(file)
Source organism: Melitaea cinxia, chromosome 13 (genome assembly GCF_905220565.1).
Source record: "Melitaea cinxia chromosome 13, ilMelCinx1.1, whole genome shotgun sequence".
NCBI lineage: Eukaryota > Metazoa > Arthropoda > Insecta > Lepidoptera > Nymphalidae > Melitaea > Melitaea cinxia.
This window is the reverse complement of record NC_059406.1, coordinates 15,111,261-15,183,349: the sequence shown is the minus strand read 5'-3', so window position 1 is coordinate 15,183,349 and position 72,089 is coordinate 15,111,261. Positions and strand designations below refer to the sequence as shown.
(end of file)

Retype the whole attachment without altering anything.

Source organism: Melitaea cinxia, chromosome 13 (genome assembly GCF_905220565.1).
Source record: "Melitaea cinxia chromosome 13, ilMelCinx1.1, whole genome shotgun sequence".
NCBI lineage: Eukaryota > Metazoa > Arthropoda > Insecta > Lepidoptera > Nymphalidae > Melitaea > Melitaea cinxia.
This window is the reverse complement of record NC_059406.1, coordinates 15,111,261-15,183,349: the sequence shown is the minus strand read 5'-3', so window position 1 is coordinate 15,183,349 and position 72,089 is coordinate 15,111,261. Positions and strand designations below refer to the sequence as shown.